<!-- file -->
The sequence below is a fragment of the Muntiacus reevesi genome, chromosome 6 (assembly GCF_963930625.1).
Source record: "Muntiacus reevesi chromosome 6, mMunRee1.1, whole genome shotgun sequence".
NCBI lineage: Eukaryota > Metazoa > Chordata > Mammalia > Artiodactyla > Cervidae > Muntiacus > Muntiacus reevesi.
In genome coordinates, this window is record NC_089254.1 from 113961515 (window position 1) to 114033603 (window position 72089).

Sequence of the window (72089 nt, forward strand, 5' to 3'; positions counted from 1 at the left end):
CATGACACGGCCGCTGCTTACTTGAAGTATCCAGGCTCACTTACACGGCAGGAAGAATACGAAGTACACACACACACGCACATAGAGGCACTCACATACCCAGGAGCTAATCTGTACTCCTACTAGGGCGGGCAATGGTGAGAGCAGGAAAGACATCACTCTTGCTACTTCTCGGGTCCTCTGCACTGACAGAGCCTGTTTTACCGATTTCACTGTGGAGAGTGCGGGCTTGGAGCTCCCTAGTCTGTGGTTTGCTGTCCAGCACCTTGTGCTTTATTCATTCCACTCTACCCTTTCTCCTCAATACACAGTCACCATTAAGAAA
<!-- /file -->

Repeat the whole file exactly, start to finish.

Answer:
The sequence below is a fragment of the Muntiacus reevesi genome, chromosome 6 (assembly GCF_963930625.1).
Source record: "Muntiacus reevesi chromosome 6, mMunRee1.1, whole genome shotgun sequence".
NCBI lineage: Eukaryota > Metazoa > Chordata > Mammalia > Artiodactyla > Cervidae > Muntiacus > Muntiacus reevesi.
In genome coordinates, this window is record NC_089254.1 from 113961515 (window position 1) to 114033603 (window position 72089).

Sequence of the window (72089 nt, forward strand, 5' to 3'; positions counted from 1 at the left end):
CATGACACGGCCGCTGCTTACTTGAAGTATCCAGGCTCACTTACACGGCAGGAAGAATACGAAGTACACACACACACGCACATAGAGGCACTCACATACCCAGGAGCTAATCTGTACTCCTACTAGGGCGGGCAATGGTGAGAGCAGGAAAGACATCACTCTTGCTACTTCTCGGGTCCTCTGCACTGACAGAGCCTGTTTTACCGATTTCACTGTGGAGAGTGCGGGCTTGGAGCTCCCTAGTCTGTGGTTTGCTGTCCAGCACCTTGTGCTTTATTCATTCCACTCTACCCTTTCTCCTCAATACACAGTCACCATTAAGAAA